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Set Up To Succeed

May 1, 2002
A shop owner shares setup tips that improve manufacturing operations.

A shop owner shares setup tips that improve manufacturing operations.

CNC programmer Jeff Mauney reviews part specifications in preparing to program Allied Manufacturing Technologies' Haas VF-1 for a second operation on the workpiece.

Multi-axis machining gives shops a number of options when it comes to setup configurations. But how do shops determine the best setup on a job-by-job basis? In some cases, one machine, one setup, does the trick. In other cases, it doesn't.

Consolidating operations into one setup minimizes secondary operations and frees operators from handling and rehandling parts, and possibly damaging them in the process. It also eliminates variables associated with performing subsequent operations, where parts must be referenced properly from previously machined dimensions.

Obviously, there's a lot to be said for the idea of feeding material into a machine and having a finished part drop into a bin or onto a conveyor. No secondary operations, no burrs, no handling — just push the button and out comes a perfect part. However, such one-op machining is usually most profitable when running higher volume jobs, where trained operators, dedicated tooling and gaging, and well-established tool-life studies streamline and maximize the production process. In many shops, there's a mix of high and low-volume production. What factors, then, should be considered when jobs can be set up either conventionally or using the multi-axis tooling functions of a machine?

Profit, profit, profit
With razor-thin profit margins being cut further by off-shore competition, and the continued shortage of experienced help, shops must run profitably to survive and grow. Jobshops, especially, have to run a part profitably the first time, since there may never be a second order.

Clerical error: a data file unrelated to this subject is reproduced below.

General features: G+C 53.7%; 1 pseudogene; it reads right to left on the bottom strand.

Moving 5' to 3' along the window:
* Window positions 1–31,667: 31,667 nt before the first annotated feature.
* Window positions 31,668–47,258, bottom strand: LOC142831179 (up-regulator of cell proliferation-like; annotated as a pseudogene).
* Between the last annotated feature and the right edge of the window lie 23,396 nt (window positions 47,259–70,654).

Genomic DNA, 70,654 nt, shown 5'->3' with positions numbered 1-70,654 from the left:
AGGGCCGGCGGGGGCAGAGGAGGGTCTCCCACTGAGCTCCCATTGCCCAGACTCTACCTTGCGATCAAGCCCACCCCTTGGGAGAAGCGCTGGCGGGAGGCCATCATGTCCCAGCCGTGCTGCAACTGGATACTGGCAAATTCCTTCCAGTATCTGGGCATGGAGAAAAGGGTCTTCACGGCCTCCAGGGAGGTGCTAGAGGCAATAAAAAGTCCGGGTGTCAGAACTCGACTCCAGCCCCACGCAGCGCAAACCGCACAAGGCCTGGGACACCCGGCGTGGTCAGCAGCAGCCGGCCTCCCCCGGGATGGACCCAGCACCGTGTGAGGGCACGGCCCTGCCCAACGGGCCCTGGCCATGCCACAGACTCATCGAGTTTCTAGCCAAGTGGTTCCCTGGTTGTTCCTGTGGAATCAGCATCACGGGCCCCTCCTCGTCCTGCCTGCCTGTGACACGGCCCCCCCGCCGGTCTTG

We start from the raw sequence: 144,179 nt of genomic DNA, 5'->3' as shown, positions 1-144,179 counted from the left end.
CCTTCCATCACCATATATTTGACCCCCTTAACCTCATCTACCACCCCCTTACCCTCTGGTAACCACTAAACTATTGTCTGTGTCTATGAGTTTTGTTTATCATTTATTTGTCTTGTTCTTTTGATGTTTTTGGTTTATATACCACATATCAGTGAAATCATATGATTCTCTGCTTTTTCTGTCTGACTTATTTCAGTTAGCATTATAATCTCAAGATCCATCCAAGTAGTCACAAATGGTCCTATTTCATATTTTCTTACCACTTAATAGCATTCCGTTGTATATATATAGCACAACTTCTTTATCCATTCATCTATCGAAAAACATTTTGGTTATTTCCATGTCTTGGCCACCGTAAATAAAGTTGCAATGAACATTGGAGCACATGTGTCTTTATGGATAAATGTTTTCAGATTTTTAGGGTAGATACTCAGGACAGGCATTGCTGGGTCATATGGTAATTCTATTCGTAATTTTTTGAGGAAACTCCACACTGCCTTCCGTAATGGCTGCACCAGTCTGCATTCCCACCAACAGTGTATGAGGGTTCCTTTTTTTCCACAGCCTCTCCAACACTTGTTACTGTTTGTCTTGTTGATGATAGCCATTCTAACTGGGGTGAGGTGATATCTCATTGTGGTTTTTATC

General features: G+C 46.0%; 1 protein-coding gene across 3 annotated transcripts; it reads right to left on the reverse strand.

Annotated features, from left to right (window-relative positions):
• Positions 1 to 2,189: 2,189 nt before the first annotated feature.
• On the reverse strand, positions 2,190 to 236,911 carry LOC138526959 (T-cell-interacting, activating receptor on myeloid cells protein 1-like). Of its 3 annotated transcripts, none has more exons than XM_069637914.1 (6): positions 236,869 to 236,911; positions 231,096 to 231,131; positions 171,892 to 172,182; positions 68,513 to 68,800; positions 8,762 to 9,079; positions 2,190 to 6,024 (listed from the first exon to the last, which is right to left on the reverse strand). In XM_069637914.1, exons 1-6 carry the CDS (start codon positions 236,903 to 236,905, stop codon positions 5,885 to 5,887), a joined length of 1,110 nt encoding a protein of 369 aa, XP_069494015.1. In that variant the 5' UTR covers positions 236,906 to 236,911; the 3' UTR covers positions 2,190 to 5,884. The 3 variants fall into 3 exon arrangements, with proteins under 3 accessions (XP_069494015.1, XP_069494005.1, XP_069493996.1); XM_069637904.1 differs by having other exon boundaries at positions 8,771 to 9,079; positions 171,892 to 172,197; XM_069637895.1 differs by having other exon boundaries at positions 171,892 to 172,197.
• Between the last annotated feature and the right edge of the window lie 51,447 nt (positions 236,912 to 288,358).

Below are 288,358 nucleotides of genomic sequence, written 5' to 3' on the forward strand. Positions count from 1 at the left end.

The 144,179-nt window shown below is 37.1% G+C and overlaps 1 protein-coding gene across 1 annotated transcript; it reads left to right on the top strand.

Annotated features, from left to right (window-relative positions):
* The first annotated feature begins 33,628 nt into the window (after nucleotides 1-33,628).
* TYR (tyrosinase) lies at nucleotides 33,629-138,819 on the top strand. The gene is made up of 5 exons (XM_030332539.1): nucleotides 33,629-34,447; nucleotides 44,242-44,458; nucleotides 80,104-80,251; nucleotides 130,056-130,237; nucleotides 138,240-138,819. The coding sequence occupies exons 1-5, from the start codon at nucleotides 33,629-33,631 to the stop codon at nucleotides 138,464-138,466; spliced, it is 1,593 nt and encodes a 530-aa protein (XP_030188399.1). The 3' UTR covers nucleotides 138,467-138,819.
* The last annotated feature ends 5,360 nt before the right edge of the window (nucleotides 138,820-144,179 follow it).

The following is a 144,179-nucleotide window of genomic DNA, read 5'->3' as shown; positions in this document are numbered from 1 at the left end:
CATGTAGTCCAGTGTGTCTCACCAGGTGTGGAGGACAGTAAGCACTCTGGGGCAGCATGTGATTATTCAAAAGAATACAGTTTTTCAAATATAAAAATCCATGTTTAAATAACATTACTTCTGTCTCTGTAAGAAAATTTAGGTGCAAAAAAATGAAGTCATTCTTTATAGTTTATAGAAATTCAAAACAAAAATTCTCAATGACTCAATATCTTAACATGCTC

An educator recently proposed that shop owners train setup people by concentrating less on profits and more on helping employees gain experience. In his view, those with less experience should have more latitude to experiment with setups, so they might learn. He believed that if 50% of these experiments were successful, the shop owner would eventually get a good return on the investment.

This idea doesn't translate well to the shop floor, where just-in-time manufacturing, customer-driven cost savings, and expedited deliveries define the machine tool battleground of the jobshop. In fact, the divergent view of novel setups versus tried-and-true, "get-the-partdone-fast-and-out-the-door" setups is at the core of many heated discussions between shop owners and setup personnel.

But the cold, hard truth is that unless certain factors are deliberately taken into consideration at the outset, setups can gradually drain a company's resources and ultimately cause it to lose its competitive edge.

These factors include the quantity of parts being run, the complexity of the parts, and the dollar amount of the job itself. Shops should also take into account machine capability (is it capable of performing designated secondary operations?), availability, and backlog.

Other elements that come into play are the experience of the operator running the job and the cost of using tooling not generally stocked in the shop. There's also the additional, non-reimbursed costs of tooling and fixturing associated with condensing operations as opposed to running a job conventionally. Finally, shops should look at the total setup time and cycle time involved in one setup versus many.

The goal is to run a job — producing quality parts — in the shortest time possible. If an order is for five pieces, and the part is a 1.00-in.-diameter shaft with a 0.187 2.00-in.-long keyway, should a shop turn it on a manual lathe and mill the keyway on a manual mill? Or would it be faster to program a multi-axis turning center, set up the machine, set up the barfeeder and the live tools, and then run the part complete? The setup that takes the part from raw material to finished product in the least amount of time — including the setup person's time — is the most profitable and practical.